Whining = Pushups

I really should be doing dishes this morning, but when it comes to house work I am a terrible procrastinator (admitting you have a problem is the first step to recovery; of course, the second step is caring enough about it to change . . . and I don’t). And I had enough folks ask me what a recent Facebook status meant that I thought I would offer an explanation.

When I was in high school, we had a rule. At the time, I thought it was funny. Looking back, I think it was brilliant (yes, Bro. Poore, I said brilliant). It was a way of sucessfully keeping order among a group of crazy teengers without being heavy handed.

The rule was this:

We had to drop and do ten pushups for every instance of whining, rebellion or stupidity.

I still remember a trip to Table Rock Lake when one of our vehicles broke down and we were eating at a Wendy’s somewhere in Missouri, and I don’t know what happened but suddenly there were five of our group on the floor doing pushups. Wherever we went, our group was always doing pushups.

Now, of course, I can’t touch on this without bringing up the only time I had to do pushups.

I was either a junior or a senior in high school (can’t remember and don’t feel like doing the math) and I thought I would make it until the end of my four years in youth group without getting a single pushup, mainly because I’m a deplorable people pleaser (I was worse when I was in high school) and I thought I would just die if I ever did anything meriting it. It was one of our Mexico trips. We had been living in a village for a week, subsisting on military rations, and we were eating at a steak house somewhere in Texas, and the fact that I had never gotten pushups came up.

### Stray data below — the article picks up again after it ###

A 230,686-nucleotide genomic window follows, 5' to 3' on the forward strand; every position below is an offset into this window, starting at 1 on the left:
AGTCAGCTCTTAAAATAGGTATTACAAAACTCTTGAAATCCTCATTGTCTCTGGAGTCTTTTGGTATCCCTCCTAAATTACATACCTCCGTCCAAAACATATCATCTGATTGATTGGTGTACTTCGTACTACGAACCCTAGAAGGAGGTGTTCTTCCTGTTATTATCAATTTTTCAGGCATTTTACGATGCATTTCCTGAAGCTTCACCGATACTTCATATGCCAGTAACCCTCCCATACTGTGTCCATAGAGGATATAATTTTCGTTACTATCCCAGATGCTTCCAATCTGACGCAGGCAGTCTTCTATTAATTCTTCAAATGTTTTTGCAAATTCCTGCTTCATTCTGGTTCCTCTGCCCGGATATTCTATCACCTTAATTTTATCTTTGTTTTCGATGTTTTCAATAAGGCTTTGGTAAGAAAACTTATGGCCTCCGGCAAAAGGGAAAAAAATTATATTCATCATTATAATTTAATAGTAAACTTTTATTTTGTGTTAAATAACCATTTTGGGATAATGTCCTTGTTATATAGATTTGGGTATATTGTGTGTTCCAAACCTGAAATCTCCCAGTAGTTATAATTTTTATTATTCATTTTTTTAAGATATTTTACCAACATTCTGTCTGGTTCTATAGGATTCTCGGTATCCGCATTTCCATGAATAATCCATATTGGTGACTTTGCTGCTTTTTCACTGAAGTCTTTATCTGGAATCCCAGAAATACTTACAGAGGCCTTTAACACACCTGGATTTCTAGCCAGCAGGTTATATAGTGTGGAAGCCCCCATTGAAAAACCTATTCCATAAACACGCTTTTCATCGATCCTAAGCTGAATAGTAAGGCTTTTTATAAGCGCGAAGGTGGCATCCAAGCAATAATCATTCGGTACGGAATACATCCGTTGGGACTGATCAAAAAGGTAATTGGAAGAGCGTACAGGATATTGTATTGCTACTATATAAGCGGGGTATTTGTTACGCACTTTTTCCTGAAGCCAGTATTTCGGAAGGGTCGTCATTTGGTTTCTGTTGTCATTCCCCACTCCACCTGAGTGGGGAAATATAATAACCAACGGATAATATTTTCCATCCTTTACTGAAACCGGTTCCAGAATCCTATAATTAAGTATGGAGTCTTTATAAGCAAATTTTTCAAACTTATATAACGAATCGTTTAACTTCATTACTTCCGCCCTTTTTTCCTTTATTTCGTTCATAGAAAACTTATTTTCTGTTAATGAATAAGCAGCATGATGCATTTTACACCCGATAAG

So. I got ten just because I’d never gotten pushups before.

Oh, my. I was such a weird kid. I wish I could tell you that I wasn’t upset, that I was mature enough to see the silliness in it at the time. But man I was angry. Looking back now, I’m honestly embarassed about it (so embarassed that even as I write this I feel my face getting red). But I was so angry. I don’t get angry very often, so the urge to spit nails was a new experience for me. I had to leave the restaurant and go out to the parking lot and just stay away from people because I was so angry.

But that anger didn’t compare to how awful I felt when my youth pastor apologized to me about it. I felt lower than dirt because deep inside I knew it hadn’t meant anything, and it was stupid for me to be upset about something like that. So I guess that was my life lesson about not getting angry about stupid stuff. =)

Pride. The great equalizer. You’d think it lifts you up above other people, but it really just drags you through the dirt with everyone else.

In any case, if you ever hear me or anyone from the Class of 2001 refer to pushups or use the phrase “just drop” after somebody does something stupid, now you’ll know what it means.